• Kyodo

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The Kochi Prefectural Government will keep records of requests and complaints made by politicians as well as the general public and make them subject to information disclosure, as a way to enhance administrative transparency and to forestall unreasonable demands, Kochi officials said Tuesday.

Similar action has been taken by the Tottori Prefectural Government, which has been documenting requests from politicians regarding public works and other activities funded by the prefecture.

The Kochi officials say theirs is the first prefectural government to subject people other than politicians to the measure. Kochi plans to introduce the measure by the end of this fiscal year, they said.

The move comes against the backdrop of an illicit loan scandal that led to the indictment of a former vice governor and others on breach of trust charges. The vice governor received a suspended sentence earlier this year.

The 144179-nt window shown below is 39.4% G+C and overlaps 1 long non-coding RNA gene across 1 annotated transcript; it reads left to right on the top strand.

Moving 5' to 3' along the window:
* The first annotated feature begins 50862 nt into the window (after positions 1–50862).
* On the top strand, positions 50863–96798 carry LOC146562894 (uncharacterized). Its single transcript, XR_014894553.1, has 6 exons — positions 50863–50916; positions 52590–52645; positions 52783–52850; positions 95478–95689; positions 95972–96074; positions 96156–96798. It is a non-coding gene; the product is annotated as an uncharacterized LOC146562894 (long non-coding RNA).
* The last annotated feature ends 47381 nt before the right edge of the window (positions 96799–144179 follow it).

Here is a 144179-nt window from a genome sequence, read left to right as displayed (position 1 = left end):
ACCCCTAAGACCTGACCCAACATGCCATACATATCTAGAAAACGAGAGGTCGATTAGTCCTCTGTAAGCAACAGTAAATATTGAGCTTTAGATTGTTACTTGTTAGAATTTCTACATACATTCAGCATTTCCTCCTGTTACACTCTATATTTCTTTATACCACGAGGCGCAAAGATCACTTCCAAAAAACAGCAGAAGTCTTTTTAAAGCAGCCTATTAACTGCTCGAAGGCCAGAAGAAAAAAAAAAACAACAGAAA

The prefecture plans to document requests and demands made by politicians, organizations and individual citizens, both reasonable and unreasonable, as judged by Kochi officials.

When any request is made, a prefectural official will be required to record the name and affiliation of the person, as well as the nature of the request, in a designated document that will be open to all government staff.

Data, including specifics such as names, may be made public if a request for information disclosure is filed, according to the officials.

Some departments in the prefectural government have been documenting and archiving such requests, but the new policy will be enforced throughout the government, according to the officials.

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